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Something lush and Rococo, like Watteau’s Pilgrimage to Cythera, came to mind as I rounded the corner of a leafy path and encountered a gathering alongside the river on a humid July evening. Poem 88’s summer-long series of Correspondences, which opened with Art Vandenberg’s Steles in June, continued its optimistic pace with an exhibit by Scott Silvey, which closed July 15, and a performance by Shana Robbins and Julie Travis.

Inspired by Swedish Enlightenment-era scientist, philosopher and theologian Emanuel Swedenborg (1668–1772), these events aim to bestow balance and to ameliorate negativity through positive acts. Swedenborg believed that there is a spiritual essence to all physical things and that nature stems from a divine, generative “spiritual fluid.

A short walk from the gallery, kudzu-encrusted trees and a sandy riverbank were an unexpected respite. Two musicians made soft ambient sounds to accompaniment of the ubiquitous buzz of cicadas as Robbins and Travis began their homage to nature titled Sun and Moon.

Dressed in gold, Robbins lit a series of small flames in a circular arrangement and smoked from a pipe in a fire ceremony. Wearing silver, Travis dipped water from the river, enacting her own esoteric rite. Using flower petals, they created a temporary Medicine Mandala. A free-form, looping dance suggested the cosmic orbit of the titular elements. Finally, as if conjured by their vaguely pagan acts, a light spattering of perfectly timed rain culminated the short performance. (Perhaps proving my credulity, Swedenborg’s purported visionary, almost magical abilities came to mind.) Drinks and insect repellant in hand, the small crowd ambled back to the gallery along the meandering path and verdant foliage as the modern fête galante ended.

The notion of sun and moon as binary forces bears relevance to Silvey’s ambitiously themed Soft Borders, which opened in conjunction with Robbins and Travis’s performance. Silvey’s stated subjects are boundaries and transcendence. His paintings fluctuate between abstract patterns and concrete imagery of structures and plants. Silvey’s use of translucent washes of acrylic elegantly suggests his underlying concerns. Grids, pinnacles and u-shapes suggest alien maps and terrain in some works; amorphous brushwork obscures graphite patterns of circles and lines in others.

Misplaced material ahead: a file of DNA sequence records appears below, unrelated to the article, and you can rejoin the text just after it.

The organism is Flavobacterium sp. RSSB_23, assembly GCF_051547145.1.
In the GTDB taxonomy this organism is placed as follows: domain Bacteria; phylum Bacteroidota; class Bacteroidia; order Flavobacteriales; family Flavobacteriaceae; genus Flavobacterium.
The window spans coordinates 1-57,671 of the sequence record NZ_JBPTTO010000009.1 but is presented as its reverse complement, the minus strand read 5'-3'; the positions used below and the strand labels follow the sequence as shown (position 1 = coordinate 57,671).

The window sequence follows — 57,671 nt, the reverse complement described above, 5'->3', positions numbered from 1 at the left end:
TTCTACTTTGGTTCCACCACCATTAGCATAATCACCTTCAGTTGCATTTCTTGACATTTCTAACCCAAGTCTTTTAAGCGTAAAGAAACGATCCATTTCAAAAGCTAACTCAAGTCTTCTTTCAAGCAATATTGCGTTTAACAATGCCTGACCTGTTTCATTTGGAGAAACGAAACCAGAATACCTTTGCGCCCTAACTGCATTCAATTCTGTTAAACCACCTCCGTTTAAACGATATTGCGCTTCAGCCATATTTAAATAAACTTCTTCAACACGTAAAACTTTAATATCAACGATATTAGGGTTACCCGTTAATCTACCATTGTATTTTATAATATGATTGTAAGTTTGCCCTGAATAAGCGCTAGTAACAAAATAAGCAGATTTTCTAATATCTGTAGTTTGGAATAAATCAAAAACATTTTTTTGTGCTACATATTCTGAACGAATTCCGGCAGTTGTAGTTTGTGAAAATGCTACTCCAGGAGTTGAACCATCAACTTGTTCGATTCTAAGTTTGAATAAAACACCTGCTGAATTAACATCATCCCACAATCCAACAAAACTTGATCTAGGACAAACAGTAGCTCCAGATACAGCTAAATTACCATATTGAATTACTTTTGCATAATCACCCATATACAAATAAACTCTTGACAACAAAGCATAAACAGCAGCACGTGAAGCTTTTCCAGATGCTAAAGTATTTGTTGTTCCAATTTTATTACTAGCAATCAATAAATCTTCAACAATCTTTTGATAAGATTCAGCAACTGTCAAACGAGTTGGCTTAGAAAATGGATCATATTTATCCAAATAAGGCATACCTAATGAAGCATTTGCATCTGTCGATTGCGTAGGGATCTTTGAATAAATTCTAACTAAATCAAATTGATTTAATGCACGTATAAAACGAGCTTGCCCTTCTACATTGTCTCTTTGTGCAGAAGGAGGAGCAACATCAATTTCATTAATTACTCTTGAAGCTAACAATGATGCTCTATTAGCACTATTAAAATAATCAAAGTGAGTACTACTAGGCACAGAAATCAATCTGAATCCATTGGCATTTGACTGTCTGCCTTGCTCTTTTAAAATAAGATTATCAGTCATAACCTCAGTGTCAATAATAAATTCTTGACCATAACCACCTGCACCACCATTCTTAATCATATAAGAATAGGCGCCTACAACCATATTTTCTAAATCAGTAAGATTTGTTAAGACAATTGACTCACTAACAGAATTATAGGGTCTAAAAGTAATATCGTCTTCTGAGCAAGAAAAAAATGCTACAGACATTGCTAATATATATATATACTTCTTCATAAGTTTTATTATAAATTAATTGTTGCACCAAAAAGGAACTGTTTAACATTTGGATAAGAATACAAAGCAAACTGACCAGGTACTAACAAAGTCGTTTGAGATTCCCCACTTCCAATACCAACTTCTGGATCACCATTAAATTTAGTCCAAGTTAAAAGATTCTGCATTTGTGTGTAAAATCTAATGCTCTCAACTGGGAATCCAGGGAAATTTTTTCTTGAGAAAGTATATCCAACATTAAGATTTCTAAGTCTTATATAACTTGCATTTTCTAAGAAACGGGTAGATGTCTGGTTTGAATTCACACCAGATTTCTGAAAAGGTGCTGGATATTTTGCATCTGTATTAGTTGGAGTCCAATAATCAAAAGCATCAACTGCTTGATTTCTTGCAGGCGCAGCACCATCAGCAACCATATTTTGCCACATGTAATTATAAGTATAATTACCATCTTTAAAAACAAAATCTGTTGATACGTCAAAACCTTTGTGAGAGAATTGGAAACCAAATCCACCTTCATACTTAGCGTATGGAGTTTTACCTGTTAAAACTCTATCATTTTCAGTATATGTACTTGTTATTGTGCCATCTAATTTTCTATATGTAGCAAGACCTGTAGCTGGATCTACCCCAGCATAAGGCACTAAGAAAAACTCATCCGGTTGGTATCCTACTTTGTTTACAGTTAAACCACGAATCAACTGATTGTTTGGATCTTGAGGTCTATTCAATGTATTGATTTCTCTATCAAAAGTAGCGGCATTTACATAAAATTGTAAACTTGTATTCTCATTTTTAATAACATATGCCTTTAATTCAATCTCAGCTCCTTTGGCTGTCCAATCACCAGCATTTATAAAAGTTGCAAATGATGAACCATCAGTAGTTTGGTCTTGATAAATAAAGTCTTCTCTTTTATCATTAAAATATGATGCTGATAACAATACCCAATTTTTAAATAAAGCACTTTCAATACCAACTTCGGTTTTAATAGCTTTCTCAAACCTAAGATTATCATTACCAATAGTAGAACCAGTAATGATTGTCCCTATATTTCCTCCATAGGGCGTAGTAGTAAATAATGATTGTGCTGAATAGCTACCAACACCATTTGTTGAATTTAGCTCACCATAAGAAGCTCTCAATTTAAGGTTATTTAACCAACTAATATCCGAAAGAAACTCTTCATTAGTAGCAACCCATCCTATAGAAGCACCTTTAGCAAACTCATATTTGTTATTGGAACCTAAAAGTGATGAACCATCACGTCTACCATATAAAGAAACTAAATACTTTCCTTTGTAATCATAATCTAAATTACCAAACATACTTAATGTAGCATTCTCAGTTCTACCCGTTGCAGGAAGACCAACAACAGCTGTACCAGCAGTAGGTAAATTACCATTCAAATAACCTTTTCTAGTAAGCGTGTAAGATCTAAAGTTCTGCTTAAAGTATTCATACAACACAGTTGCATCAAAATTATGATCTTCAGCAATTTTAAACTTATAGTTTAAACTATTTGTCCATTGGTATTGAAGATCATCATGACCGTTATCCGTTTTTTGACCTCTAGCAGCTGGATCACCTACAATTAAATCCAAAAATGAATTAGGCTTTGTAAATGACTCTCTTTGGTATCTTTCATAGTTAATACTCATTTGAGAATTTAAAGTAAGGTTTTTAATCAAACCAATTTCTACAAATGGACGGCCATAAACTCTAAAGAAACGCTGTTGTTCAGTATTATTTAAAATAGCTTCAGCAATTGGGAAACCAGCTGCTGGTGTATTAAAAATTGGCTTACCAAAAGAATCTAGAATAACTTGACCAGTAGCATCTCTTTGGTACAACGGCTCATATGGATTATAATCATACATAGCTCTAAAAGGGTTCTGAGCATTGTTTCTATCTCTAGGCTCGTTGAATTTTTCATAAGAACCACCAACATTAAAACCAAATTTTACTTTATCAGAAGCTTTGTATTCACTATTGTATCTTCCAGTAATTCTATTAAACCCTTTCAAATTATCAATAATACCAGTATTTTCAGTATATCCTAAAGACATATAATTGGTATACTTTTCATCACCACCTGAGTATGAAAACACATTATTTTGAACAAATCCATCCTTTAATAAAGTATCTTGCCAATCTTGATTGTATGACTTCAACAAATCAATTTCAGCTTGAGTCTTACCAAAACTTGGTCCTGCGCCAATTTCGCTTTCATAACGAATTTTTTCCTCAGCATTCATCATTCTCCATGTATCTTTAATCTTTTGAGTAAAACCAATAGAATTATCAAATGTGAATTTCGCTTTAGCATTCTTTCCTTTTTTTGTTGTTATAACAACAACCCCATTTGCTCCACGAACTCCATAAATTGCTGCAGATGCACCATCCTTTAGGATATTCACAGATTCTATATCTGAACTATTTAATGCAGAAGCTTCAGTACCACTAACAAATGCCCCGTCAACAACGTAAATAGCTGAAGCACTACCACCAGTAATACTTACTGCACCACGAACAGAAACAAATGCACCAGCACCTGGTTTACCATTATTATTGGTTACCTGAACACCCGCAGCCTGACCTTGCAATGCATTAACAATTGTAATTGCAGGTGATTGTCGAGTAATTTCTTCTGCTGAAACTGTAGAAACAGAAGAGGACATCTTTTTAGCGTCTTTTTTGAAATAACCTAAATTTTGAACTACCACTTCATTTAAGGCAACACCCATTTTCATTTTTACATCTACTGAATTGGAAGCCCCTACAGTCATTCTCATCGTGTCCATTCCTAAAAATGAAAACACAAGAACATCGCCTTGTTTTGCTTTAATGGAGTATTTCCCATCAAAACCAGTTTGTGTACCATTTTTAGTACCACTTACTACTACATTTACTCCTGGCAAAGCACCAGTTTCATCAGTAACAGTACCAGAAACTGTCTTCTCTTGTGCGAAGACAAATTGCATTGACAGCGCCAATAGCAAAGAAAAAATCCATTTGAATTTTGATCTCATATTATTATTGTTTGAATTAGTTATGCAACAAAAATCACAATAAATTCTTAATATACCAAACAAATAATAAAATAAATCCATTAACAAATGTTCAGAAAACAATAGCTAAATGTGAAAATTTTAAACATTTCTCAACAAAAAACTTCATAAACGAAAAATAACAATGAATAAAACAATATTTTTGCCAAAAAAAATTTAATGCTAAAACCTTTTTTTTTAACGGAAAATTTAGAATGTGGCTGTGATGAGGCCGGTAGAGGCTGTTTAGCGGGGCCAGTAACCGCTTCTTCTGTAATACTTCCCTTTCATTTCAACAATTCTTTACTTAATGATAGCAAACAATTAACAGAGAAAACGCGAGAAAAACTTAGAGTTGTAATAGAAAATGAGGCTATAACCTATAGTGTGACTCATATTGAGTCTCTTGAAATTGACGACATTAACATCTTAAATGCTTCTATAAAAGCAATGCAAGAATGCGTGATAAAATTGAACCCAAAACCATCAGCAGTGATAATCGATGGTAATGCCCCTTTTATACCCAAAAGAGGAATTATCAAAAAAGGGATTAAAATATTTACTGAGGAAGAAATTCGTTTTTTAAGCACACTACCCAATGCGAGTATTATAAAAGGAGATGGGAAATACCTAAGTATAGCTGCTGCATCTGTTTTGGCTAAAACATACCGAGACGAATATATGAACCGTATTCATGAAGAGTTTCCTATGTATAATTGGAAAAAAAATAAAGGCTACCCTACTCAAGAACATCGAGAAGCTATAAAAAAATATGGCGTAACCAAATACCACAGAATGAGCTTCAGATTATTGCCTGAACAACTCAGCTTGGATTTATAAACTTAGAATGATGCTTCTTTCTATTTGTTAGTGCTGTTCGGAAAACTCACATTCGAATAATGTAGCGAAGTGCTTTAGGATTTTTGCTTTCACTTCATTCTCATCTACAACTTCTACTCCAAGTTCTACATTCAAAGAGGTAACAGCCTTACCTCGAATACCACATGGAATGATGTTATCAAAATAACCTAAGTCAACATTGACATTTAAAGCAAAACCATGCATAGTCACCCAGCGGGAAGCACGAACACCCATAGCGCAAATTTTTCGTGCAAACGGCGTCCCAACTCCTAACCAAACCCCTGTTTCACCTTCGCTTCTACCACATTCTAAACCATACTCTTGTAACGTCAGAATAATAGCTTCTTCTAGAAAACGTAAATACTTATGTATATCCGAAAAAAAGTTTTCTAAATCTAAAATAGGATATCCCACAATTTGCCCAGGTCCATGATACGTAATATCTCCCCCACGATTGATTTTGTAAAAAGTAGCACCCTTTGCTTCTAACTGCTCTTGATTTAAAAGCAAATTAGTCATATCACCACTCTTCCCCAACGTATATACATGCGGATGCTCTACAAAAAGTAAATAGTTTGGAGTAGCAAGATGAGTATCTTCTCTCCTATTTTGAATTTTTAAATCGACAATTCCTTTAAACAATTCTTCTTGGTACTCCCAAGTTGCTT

The most representational work focuses on human constructions: oversized flowers in full bloom and multicolored dots overlap generic midcentury-style gas stations and – evocative of Vanderberg’s Steles – stone monoliths. The seemingly abandoned structures are border spaces, the former suggesting the in-between spaces of travel, the latter spirituality and the hope of accessing other realms. Nicely, the juxtaposition of urban architecture and natural form resonated with Robbins and Travis’s negotiation of similar space in Sun and Moon.

Silvey’s sculptures possess a purposeful look of unfinishedness. Bare wood, paper-covered rocky forms and flowers are primary motifs. Continuing the themes in these paintings, they suggest portals, interior space and construction. I applaud Silvey for avoiding an overhyped art word in his statement, but I won’t show the same restraint: they embody liminality.

Silvey’s work is pleasing and well made, effectively reflecting the notions of borders through his formal choices. The 2-D works in particular are quietly ruminative, calling to mind the notion of the inner spiritual essence Swedenborg advocated. Yet, given the grandiose nature of Silvey’s themes, namely his concern with transcendence, I wonder: should they be grander, bigger, weirder?

Shana Robbins will present an installation and performance at Zuckerman Museum in Medium. There will be a soft opening on August 29, followed by a performance and opening on September 16.

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